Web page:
Most adult runners, and masters runners in particular, like most mature people, experience life as an ever widening circle of responsibilities demanding to be met. Masters athletes, therefore, typically spend much more time than younger athletes do worrying about, and attempting to meet, the many demands (usually real but sometimes only perceived) on their time and emotional energy. In order to build running into their lives, masters athletes frequently have to plan their races weeks or months in advance in order to work around work and family commitments (and one can add to this the need to enter races sometimes months in advance simply in order to get a spot on the line— one of the few downsides of running’s exploding popularity). While younger athletes also experience stress, they seem much better able to compartmentalize it; in younger athletes, outside pressures tend not to coalesce into a kind of permanent condition, as they often do with older runners. In the developed world at least, a condition of permanent stress and worry—a state of constantly managing for the future—is a badge of adult maturity. It is the fluctuation of this constant current of life stress that, I think, more than pure physiological differences (if there can be such a thing), explains the unpredictability of masters race performances as compared with those of young and peak-age athletes. Being more or less constantly under “stress”, older athletes are often not aware when they are particularly subject to it, and therefore likely to race poorly, or somewhat freer of it, and therefore likely to race very well.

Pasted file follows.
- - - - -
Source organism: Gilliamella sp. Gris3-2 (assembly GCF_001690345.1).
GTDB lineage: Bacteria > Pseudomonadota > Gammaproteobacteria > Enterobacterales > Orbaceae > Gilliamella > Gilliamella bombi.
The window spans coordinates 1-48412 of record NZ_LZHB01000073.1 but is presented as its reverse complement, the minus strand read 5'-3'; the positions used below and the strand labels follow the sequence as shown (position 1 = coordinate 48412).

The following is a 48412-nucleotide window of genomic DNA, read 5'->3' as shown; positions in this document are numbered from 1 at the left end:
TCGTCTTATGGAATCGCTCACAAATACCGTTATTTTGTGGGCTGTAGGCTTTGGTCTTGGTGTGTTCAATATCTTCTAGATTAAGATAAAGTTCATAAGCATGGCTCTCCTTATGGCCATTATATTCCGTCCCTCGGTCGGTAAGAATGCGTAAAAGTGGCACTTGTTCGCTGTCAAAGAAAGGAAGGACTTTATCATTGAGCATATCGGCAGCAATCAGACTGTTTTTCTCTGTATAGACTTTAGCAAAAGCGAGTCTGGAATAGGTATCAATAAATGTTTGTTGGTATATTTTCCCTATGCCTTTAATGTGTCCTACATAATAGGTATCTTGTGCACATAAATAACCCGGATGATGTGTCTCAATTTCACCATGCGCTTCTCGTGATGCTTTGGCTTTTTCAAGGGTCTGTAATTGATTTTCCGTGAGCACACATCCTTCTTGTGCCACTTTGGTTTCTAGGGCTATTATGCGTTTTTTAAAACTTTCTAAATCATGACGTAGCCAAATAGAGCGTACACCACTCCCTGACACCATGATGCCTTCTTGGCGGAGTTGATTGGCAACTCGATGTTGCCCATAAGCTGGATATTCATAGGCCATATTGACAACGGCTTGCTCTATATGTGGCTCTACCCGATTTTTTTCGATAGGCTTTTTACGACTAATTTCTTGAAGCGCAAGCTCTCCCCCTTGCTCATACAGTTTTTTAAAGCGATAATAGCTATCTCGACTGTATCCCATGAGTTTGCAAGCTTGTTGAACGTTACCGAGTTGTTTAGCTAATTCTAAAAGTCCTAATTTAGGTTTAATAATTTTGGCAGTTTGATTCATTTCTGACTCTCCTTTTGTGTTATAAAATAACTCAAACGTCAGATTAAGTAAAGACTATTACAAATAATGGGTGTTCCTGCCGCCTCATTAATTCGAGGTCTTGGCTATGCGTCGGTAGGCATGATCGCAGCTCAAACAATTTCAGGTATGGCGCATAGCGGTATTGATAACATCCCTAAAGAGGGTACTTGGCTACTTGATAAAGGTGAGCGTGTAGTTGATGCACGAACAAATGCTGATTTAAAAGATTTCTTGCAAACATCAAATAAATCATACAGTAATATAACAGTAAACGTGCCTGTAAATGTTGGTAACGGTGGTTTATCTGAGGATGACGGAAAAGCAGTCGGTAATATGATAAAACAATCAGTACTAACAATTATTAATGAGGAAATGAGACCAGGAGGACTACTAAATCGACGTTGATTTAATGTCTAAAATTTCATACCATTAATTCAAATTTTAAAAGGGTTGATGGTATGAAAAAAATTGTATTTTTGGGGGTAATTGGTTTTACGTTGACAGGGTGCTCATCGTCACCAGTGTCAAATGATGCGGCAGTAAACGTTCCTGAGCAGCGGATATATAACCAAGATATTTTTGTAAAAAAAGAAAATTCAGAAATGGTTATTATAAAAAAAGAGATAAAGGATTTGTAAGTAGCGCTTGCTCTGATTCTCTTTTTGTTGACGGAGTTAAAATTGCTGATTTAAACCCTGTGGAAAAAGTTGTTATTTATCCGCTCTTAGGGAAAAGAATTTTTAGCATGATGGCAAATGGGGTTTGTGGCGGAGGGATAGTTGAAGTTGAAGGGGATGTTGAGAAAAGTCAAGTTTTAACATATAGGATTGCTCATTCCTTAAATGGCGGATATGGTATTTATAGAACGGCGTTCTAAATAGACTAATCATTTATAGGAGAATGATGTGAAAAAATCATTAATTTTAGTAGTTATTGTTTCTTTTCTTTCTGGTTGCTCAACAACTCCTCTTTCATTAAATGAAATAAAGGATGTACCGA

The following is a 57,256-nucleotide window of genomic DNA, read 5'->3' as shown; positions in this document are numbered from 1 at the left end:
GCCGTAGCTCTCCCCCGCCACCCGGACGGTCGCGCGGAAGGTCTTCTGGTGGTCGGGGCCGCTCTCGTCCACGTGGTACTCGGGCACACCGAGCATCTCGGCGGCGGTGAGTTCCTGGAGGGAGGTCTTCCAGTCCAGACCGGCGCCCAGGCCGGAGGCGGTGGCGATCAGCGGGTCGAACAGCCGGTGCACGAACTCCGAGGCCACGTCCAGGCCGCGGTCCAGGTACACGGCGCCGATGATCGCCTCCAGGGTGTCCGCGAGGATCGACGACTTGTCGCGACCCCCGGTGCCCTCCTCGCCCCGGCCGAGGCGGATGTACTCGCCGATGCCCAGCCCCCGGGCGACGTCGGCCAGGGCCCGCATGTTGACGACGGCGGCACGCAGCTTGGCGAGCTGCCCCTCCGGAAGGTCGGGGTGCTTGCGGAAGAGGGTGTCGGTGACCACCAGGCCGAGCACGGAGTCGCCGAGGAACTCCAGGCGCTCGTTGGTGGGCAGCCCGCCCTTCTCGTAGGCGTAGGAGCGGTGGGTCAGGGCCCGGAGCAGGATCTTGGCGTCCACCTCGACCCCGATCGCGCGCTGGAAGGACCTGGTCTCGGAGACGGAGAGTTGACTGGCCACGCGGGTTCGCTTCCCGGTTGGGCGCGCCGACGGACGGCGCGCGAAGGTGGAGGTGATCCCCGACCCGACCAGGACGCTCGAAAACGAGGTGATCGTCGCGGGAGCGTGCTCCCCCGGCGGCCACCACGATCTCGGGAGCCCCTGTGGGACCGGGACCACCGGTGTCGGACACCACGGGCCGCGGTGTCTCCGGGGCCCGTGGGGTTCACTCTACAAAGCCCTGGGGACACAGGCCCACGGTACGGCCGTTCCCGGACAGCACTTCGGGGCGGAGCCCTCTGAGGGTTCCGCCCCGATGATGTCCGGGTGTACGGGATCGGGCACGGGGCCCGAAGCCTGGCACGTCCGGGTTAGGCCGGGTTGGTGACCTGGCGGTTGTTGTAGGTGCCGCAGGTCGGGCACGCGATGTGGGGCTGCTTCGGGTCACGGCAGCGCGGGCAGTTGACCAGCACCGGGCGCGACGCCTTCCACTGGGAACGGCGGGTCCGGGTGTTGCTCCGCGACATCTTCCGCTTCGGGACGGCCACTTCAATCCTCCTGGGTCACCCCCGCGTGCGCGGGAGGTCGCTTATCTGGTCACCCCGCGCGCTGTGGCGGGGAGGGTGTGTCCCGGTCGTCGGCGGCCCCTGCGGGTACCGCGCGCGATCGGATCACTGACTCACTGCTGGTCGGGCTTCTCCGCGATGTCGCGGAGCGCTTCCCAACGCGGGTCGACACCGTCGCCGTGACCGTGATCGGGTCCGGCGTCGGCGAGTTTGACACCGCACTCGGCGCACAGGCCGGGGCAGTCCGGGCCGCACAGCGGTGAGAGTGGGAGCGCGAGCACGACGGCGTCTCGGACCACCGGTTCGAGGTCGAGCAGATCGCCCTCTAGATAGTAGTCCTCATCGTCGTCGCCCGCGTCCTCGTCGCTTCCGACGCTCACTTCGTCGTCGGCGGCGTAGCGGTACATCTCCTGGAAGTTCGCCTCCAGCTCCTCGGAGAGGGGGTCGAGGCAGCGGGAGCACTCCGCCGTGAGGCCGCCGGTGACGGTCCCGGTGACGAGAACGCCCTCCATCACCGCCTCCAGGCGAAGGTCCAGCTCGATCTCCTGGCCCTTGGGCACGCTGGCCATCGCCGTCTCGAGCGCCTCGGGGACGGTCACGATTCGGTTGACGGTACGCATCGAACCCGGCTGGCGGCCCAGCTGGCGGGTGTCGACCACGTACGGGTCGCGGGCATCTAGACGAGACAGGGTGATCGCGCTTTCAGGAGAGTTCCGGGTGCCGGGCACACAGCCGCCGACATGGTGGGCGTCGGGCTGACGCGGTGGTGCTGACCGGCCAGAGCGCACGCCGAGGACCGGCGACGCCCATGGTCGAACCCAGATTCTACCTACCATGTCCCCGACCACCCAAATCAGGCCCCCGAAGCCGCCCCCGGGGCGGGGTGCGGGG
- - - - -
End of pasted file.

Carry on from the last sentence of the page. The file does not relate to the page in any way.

Absent some kind of mass cultural sea-change (like an embrace of “minimalist” living), the experience of adulthood as perpetually “stressful” in our part of the world is not likely change any time soon. To mitigate the effects of life stress on race performance for masters athletes, I therefore offer the following suggestions:

1.Never attempt to “train through” races. Masters athletes should always taper to race, which may mean not racing as often as younger athletes.